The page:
I've always been entranced by kits. As a kid, I had a science kit full of little vials and electronic bits, all of which were gradually swallowed by couch cushions and carpet seams. Legos, the gateway drug to my architectural lifestyle, are the apex of modular, reconfigurable toys. I also had Construx, now defunct, which used plastic bubbles and bars to make assemblages. Erector Sets, K'NEX, and Froebel Blocks are all part of the same genre, attempting to fracture the ultimate geometry of the world into a set of discrete, elemental pieces.
Now, I find myself investigating the erector sets of the adult world. A recent article on Design Observer laid out the history and rationale of my old nemesis, container architecture. The author ties it into a larger history of capsule and modular architecture, linking Buckminster Fuller's Dymaxion House to the modern shipping container iterations of Lo-Tek, Shigeru Ban, and MRDV. This push towards rationalization, modularity, and a set of common dimensions has created a whole class of "standard" industrial objects: shipping containers, dimensional lumber, concrete masonry units, Jersey barriers, oil drums, tires, etc.
Kitted out. Always be knolling
In many ways, standardization is something to be cheered. It drives down costs by making dissimilar items interface more easily, smoothing the transit of people and goods. However, the dream of mass-manufactured, pre-fabricated, standardized housing, voiced by modernists from Le Corbusier on down to Marmol Radziner, has been stubbornly difficult to realize. The idea of a turn-key, deliverable box is so neat and clean! Modernists love it! Architecture on a truck! But pre-fab robs architecture of context and specificity, turning our most cherished bastions of individuality -- our houses -- into the sort of monotonous set-pieces we see in commercial buildings. Every McDonald's looks more or less the same. Every Wal-Mart is a repetition on the same theme, regardless of climate, topography, or urban situation.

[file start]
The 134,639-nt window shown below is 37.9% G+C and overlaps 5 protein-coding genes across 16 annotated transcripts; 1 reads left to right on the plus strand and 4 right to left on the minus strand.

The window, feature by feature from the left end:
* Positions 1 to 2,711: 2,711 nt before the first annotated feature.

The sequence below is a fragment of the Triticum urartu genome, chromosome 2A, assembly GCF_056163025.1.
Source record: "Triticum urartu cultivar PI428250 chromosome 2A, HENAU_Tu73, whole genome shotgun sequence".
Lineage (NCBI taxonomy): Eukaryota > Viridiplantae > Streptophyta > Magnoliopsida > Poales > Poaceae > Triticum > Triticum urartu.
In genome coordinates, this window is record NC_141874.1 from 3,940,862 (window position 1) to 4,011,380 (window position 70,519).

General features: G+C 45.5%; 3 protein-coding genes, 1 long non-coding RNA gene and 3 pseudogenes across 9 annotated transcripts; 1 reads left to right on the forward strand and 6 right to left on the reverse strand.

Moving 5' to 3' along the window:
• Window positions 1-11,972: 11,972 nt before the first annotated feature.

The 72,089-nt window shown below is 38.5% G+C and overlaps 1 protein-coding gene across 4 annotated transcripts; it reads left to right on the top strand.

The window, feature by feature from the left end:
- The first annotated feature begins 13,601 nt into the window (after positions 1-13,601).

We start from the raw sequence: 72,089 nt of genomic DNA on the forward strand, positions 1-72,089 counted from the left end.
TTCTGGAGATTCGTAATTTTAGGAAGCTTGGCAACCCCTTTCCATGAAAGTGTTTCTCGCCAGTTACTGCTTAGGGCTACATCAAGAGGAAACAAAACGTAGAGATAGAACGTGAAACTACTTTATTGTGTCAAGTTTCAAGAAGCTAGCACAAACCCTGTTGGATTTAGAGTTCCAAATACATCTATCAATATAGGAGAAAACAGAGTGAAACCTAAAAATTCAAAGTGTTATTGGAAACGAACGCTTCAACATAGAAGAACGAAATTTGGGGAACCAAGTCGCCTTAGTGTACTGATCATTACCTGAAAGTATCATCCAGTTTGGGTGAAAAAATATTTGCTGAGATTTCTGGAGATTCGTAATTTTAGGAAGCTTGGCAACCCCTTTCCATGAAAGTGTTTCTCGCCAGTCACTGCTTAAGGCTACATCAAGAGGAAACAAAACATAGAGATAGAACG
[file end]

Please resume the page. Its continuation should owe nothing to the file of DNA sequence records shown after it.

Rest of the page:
Pre-fab has also never been able to truly deliver promised cost savings. Sure, trailer homes are cheaper at point of purchase, but they depreciate like other consumer durable goods, whereas a house is an asset that grows in value over time. The rigidity of pre-fabrication usually means modifications, renovations, and changes are difficult.
That's why some folks, like the Rural Studio, are more focused on creating a sort of kit house, where detailed material inventories and cut lists can streamline the site-built construction process. Simpson Strong-Ties systemize certain construction joinery into fool-proof, structural connections. The WikiHouse is taking advantage of still-nascent 3-D printing and CNC-milling technologies to make downloadable, printable homes that can be put together by a novice. Earthships use industrial refuse -- tires, aluminum cans, and bottles -- and a modular floor plan in concert with adaptable blueprint sets to make self-sufficient habitats.
Furniture is different. It is smaller, cheaper, lighter, and more adaptable than whole houses. IKEA has built an international empire on this assumption. Oft-derided for their incomprehensible cartoon directions, IKEA has still created a market for simple modern furniture, put together with nothing but a hex key. A thriving online community has grown up around hacking these designs, re-inventing the kits into a sort of post-modern blonde-wood collage.
I've long thought that there must be a kit out there that can convert standard lumber into furniture, and a little searching brought up dozens of attempts. Here are a few to browse:
I am still chewing over possibilities. I would love to create a furniture Esperanto of sorts, allowing bits of wood, bamboo, electrical conduit, what-have-you to all click together into living assemblages. This universal grammar is elusive, structurally sneaky, visually inelegant, refusing to be named. But someone will find it. Mark my words . . .